Prometea, the blazed Haflinger who gained notoriety in 2003 as the world's first horse clone, has given birth to a colt. Today the Laboratorio di Tecnologie della Riproduzione (LTR) in Cremona, Italy, announced the March 17 arrival of Pegaso, who... Read More

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Uveitis: Medical and Surgical Treatment

April 19, 2008

Equine recurrent uveitis (ERU) is like an autoimmune response, tending to be a dynamic process with shifts in immune reactivity that cause a waxing and waning of uveitis episodes.... Read More

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Carolina Horsemen Trying to Save Rare Breed

April 15, 2008

During centuries of isolation on the Carolina sea islands, the short-legged, sway-backed Marsh Tacky horses became perfectly suited for toiling long hours in the swamps and oppressive humidity.

But their wild looks and workhorse... Read More

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Polysaccharide Storage Myopathy: Blame It on the Genes

April 11, 2008

A genetic mutation in an enzyme called muscle glycogen synthase might be responsible for polysaccharide storage myopathy (PSSM)--a debilitating and life-threatening disease in horses characterized by abnormally high glycogen (the storage form of... Read More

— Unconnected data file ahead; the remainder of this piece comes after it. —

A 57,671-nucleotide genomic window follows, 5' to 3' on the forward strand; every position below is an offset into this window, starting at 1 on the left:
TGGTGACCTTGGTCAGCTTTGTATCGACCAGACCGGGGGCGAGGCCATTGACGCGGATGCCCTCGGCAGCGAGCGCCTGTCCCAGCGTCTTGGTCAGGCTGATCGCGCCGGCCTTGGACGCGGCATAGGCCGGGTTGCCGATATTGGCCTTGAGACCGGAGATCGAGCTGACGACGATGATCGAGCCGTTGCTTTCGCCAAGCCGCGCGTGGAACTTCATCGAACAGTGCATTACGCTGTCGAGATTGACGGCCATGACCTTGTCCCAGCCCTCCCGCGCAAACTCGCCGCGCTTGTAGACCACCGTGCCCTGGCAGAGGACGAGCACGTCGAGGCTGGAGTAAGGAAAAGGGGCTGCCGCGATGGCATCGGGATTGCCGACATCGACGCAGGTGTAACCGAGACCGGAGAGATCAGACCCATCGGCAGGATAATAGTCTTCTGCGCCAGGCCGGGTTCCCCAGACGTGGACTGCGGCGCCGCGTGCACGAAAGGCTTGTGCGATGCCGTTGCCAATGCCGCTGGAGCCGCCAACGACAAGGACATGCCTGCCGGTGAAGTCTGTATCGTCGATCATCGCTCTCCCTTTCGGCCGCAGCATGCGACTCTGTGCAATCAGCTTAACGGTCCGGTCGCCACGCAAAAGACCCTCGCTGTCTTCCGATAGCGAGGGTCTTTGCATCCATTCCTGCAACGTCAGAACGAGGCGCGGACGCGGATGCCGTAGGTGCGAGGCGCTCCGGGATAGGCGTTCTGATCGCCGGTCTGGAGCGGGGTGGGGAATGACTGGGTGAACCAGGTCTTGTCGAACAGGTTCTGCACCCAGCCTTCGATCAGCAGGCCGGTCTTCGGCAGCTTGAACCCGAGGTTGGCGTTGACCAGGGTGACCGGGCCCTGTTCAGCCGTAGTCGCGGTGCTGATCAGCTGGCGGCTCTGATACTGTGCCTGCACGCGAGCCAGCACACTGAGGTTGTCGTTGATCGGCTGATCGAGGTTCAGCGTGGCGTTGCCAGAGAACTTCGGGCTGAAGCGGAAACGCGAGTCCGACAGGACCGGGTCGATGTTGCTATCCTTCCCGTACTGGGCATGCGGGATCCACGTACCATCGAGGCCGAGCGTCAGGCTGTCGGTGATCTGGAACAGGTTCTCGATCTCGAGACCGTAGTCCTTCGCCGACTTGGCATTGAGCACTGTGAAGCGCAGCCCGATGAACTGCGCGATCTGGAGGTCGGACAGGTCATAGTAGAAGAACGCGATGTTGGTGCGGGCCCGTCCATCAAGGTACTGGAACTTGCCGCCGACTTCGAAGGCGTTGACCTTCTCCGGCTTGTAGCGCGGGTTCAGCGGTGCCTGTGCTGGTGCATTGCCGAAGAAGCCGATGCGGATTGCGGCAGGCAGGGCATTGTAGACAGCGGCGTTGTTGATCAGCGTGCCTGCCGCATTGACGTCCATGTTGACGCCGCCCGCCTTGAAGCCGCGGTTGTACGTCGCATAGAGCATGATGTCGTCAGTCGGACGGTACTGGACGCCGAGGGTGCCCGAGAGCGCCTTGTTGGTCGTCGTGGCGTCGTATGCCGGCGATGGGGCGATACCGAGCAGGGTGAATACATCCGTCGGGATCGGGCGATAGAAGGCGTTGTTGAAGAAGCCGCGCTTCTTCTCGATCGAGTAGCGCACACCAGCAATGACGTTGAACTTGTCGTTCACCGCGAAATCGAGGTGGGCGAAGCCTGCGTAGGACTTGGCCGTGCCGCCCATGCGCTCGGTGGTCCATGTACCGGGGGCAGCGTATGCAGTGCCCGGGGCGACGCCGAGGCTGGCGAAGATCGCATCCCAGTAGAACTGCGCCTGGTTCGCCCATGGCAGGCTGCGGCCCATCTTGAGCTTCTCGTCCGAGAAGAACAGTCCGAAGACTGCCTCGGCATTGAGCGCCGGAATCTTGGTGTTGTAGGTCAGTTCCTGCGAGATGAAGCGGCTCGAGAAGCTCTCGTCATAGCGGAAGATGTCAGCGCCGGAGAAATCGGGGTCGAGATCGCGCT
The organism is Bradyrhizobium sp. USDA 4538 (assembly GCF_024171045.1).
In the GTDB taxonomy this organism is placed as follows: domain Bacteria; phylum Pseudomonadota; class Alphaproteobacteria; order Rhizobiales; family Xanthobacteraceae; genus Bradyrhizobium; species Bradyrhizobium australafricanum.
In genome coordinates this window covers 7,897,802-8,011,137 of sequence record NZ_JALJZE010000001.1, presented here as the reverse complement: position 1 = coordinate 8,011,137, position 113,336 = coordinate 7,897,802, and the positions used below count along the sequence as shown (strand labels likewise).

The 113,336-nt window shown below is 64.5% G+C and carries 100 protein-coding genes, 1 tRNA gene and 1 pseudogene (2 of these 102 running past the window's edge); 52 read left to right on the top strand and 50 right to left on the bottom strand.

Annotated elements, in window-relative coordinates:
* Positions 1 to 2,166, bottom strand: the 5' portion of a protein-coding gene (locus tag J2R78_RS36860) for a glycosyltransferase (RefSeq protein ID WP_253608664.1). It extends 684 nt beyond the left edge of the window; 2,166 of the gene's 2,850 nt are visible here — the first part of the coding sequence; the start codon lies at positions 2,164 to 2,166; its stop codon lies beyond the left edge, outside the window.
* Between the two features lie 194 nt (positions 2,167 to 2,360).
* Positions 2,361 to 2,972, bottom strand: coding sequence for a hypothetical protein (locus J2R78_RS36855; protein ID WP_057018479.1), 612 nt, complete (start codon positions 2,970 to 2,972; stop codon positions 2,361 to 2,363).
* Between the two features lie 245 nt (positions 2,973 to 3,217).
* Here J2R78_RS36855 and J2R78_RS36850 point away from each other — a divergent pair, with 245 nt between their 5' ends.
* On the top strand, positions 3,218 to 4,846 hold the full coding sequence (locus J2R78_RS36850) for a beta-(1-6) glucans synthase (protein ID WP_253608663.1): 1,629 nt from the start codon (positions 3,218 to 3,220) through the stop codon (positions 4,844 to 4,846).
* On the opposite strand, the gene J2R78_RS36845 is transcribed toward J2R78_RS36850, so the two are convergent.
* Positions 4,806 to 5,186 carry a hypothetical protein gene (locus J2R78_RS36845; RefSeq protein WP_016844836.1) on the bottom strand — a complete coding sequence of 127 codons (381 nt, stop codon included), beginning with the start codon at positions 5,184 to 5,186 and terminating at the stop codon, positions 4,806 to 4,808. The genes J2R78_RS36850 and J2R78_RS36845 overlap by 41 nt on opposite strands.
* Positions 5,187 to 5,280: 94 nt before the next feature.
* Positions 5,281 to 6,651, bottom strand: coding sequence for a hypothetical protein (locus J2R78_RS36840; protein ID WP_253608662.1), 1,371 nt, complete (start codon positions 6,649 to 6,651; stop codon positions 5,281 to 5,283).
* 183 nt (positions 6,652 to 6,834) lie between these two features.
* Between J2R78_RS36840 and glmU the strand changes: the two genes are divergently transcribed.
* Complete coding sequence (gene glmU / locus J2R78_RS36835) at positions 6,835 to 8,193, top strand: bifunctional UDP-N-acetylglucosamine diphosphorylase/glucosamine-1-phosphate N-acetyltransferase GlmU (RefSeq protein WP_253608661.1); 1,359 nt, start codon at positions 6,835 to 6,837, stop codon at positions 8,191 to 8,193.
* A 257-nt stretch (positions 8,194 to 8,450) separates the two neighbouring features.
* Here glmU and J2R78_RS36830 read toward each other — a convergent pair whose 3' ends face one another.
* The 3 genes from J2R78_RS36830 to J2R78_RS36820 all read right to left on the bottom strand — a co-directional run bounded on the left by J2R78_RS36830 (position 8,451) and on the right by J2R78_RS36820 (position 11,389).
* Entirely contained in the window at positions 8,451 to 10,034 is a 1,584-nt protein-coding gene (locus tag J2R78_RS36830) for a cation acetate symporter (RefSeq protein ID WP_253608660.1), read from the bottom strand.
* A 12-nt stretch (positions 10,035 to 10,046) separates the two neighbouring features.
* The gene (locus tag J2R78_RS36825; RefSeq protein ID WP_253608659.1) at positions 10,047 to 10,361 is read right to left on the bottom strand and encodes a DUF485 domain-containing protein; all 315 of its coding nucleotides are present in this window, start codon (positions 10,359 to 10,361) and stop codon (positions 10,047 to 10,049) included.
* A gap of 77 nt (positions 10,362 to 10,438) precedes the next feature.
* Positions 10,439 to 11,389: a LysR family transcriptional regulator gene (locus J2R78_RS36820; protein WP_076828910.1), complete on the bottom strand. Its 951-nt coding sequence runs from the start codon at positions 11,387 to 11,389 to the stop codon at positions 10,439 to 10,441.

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Campaigns Work to Keep Endangered Draft Breeds Viable

March 28, 2008

Suffering dramatic drops in numbers of registered animals, several European draft horse breed societies are coming up with targeted promotional campaigns in order to keep their breeds alive.

In England, the critically endangered Suffolk is... Read More

Article

Hitting the Road for Education

February 01, 2008

Take more than 1,000 veterinarians and veterinary students from around the globe, some armed with presentations representing thousands of hours worth of equine research, and add to it some tartan, bagpipes, and Scottish fare. Drop it all into a... Read More

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Retired Racehorses to Participate in Texas A&M Study

January 29, 2008

More than 100 horses currently being cared for by the Thoroughbred Retirement Foundation (TRF) will take part in a study at Texas A&M University that will attempt to identify genes in horses predisposed to fractures and catastrophic injuries... Read More

Article

The Genetics Revolution

January 13, 2008

Mapping the horse genome used to be a pie-in-the-sky type of wish for veterinary geneticists: Understanding the genetic makeup of the horse could help them unlock a plethora of equine health mysteries and improve horse care. It was a tough... Read More

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Curly Horse Farm Caters to Allergic Equestrians